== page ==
November is National Alzheimer's Awareness Month. Alzheimer's Disease is a degenerative neurological condition that mostly affects elderly patients and is described as being consistent loss of memory, motor skills and neurological function in an individual. Alzheimer's is often times a terminal diagnosis but one that can take years to run its course.
Alzheimer's is a chronic and degenerative illness, it will continue to get worse the longer the person deals with the condition: that often means that long-term care solutions must be discussed early on once a diagnosis is made by a medical professional. These long-term solutions can be emotional and difficult to make: with that in mind, here are a few ways you can assist those dealing with Alzheimer's and those who are caring for them.
When friends and family come to visit either at home or in an care facility, encourage photos to be taken. These photos are not just great mementos but they can also be wonderful reminders of close friends and loved ones. Oftentimes, Alzheimer's patients have difficulty remembering even close family but photographs are excellent ways to help attach names to faces.
Maintain a regular schedule for visits to those in care facilities or in nursing homes. Regular visits can help maintain the memory of those who are facing memory loss. Routine is an important part of easing some of the anxiety that can come from memory loss and being regularly in contact with those that may have difficulty remembering can help reinforce some of those fading memories.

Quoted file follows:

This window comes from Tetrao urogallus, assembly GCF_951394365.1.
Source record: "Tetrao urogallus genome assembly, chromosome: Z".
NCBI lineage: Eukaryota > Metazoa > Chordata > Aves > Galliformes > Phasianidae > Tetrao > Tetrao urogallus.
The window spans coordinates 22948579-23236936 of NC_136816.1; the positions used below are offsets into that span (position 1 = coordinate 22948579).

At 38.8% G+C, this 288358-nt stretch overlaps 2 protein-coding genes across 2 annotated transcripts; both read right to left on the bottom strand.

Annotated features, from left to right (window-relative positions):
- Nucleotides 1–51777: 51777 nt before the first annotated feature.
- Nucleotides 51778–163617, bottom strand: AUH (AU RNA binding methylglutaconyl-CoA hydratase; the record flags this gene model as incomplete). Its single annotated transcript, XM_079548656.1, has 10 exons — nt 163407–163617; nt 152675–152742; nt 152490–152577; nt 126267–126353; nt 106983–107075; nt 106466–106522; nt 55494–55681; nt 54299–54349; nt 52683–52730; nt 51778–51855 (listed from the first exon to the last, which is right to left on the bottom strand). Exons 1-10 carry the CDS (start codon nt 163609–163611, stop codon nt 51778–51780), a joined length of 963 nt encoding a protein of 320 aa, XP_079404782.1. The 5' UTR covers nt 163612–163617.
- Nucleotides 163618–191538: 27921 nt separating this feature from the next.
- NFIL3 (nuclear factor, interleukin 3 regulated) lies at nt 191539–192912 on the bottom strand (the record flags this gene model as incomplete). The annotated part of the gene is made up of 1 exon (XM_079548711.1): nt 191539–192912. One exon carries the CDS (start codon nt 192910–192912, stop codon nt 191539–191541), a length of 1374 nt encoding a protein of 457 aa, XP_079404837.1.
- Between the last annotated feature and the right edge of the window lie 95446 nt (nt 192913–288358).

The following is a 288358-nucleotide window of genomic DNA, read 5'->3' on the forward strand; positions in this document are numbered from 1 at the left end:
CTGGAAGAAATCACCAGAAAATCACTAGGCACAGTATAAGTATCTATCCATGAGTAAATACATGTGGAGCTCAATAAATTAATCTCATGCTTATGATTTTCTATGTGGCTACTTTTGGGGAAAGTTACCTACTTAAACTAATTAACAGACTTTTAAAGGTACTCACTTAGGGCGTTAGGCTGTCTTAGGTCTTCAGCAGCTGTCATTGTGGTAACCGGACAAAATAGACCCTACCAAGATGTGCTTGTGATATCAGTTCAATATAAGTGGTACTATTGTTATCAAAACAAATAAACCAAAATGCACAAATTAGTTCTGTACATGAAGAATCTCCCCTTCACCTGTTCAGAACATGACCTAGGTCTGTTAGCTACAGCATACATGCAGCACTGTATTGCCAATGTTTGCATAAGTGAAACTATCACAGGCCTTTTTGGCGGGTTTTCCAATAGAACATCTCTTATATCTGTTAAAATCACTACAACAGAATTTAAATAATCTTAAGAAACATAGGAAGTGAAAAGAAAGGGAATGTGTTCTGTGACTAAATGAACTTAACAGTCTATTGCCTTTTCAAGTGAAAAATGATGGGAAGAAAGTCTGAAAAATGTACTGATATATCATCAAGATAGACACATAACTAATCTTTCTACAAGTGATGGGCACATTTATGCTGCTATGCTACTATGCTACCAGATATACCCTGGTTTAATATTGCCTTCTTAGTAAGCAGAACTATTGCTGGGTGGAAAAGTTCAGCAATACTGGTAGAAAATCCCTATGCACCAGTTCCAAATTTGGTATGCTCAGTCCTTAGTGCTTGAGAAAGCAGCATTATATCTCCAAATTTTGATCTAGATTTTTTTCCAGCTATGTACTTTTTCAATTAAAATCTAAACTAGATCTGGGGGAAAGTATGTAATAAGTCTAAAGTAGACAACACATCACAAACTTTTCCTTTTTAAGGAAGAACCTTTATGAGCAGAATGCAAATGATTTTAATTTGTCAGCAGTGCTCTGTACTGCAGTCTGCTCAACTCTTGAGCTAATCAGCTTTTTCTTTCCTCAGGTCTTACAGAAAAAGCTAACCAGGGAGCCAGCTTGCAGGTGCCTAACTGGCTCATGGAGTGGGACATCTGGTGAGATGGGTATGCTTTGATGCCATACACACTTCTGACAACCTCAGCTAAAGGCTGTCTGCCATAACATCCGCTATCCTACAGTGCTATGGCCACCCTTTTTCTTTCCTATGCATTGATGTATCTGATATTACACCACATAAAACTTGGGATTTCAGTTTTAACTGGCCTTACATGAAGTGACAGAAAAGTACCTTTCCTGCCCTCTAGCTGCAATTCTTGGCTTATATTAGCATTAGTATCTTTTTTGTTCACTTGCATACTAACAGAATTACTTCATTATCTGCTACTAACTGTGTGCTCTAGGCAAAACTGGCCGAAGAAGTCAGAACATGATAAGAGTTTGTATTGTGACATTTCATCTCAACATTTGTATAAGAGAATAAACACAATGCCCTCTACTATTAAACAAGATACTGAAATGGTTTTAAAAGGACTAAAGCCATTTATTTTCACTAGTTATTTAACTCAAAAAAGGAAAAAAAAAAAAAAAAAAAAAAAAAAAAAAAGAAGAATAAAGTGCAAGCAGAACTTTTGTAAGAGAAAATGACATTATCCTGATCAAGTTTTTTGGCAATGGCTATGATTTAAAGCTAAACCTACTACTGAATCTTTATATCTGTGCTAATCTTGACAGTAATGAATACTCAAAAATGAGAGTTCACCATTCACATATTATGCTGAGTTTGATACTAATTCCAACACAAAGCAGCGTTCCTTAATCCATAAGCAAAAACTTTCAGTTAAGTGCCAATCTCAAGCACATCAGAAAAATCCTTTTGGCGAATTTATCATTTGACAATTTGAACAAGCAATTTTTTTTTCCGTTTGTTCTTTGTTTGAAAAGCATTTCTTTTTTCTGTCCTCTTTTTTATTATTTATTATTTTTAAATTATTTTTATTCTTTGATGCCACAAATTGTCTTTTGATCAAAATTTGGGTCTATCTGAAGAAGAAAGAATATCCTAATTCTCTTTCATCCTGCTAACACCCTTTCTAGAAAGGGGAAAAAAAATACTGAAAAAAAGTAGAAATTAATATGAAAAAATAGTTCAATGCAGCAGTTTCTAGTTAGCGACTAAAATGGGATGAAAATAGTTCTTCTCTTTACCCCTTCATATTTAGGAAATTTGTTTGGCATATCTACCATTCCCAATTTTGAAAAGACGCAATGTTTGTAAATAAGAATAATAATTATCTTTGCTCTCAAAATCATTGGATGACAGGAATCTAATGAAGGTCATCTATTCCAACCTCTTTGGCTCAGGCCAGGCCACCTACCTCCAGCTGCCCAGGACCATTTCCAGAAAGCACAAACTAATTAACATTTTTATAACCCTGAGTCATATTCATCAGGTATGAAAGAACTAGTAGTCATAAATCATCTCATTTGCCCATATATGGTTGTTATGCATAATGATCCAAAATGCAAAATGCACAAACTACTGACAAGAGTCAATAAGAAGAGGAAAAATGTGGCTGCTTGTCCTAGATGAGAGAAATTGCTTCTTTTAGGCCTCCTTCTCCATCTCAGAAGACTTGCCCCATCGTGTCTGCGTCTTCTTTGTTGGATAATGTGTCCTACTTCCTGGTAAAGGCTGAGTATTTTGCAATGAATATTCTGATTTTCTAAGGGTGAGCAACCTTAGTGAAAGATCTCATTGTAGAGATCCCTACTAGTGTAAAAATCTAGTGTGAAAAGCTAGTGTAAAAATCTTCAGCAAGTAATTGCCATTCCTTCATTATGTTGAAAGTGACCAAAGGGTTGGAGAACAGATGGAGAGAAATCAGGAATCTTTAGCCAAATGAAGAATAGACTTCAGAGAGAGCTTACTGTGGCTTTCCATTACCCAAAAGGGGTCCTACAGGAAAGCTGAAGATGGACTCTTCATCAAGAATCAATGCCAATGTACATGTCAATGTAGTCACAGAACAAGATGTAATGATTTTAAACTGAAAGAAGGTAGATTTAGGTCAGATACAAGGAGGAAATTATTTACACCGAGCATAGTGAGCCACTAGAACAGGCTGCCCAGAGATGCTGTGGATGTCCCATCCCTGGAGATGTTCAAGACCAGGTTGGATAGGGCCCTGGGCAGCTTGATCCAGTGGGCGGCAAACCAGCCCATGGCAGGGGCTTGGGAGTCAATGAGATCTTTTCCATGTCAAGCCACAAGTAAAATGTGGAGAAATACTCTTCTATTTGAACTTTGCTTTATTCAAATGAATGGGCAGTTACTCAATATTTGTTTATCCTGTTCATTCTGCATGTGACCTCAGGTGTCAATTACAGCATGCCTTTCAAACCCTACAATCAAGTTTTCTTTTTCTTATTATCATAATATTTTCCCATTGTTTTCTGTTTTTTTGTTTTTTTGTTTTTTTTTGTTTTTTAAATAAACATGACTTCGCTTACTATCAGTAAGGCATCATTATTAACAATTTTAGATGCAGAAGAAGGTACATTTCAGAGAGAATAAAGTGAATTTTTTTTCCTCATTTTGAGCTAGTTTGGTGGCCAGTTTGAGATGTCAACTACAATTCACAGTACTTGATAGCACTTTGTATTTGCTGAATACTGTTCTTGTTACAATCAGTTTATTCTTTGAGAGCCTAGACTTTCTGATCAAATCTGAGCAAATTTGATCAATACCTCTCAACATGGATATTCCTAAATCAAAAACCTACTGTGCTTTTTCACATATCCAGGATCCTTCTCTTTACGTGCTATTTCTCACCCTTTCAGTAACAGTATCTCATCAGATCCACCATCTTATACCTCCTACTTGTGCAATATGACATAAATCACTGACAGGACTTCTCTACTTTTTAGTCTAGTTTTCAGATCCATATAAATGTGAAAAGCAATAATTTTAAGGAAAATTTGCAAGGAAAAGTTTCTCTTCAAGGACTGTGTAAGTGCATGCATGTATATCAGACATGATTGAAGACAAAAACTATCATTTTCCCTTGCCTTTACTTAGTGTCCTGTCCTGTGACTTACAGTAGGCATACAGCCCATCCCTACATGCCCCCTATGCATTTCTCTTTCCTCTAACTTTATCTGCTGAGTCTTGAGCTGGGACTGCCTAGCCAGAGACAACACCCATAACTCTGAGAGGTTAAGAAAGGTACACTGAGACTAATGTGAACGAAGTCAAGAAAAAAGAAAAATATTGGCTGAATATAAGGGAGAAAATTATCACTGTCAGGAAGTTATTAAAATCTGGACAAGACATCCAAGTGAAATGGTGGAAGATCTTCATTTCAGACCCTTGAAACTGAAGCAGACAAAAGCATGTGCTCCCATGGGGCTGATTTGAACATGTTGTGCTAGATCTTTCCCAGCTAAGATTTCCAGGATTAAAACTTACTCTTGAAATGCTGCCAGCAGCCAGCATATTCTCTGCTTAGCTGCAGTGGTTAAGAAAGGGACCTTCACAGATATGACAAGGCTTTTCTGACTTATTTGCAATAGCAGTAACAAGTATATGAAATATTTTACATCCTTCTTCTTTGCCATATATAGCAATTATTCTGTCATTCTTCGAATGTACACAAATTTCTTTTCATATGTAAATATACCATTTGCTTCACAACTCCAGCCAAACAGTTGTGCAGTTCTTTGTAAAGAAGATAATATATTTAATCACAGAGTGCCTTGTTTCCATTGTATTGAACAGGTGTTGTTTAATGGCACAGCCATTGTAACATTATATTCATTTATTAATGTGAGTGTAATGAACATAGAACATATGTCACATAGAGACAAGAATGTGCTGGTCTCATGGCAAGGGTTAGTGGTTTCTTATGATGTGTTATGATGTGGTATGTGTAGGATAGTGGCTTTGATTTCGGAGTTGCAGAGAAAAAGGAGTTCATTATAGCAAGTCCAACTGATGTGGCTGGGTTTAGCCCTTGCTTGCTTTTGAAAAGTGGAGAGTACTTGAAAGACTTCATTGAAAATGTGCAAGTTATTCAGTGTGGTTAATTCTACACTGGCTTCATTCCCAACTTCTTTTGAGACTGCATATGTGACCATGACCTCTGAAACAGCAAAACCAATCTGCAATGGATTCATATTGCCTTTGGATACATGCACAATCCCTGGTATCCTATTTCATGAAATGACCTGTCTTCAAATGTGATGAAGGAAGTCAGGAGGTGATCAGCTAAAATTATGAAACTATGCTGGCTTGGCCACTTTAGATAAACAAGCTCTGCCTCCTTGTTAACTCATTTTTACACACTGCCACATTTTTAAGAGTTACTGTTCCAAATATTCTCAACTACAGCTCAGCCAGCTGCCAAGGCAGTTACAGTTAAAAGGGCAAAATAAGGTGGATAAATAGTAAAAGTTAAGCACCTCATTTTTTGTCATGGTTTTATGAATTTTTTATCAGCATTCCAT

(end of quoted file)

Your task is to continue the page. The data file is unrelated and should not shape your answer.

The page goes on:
You may consider joining a support group or seeing a therapist to help you cope with the emotions that go alongside the diagnosis of Alzheimer's in a loved one. It can be difficult taking care of a loved one or putting aside the guilt that can arise from placing someone in assisted living. It is important to express those feelings and thoughts with a professional trained in helping you with the skills and coping mechanisms needed to carry on.
Alzheimer's Disease is a difficult diagnosis for a loved one to receive but know that there are support groups, resources and professionals that are trained to help you and your loved one get through this with as much grace as possible. A great start is right here at Alzheimer's Association, www.alz.org, and Alzheimer's Foundation at www.alzfdn.org.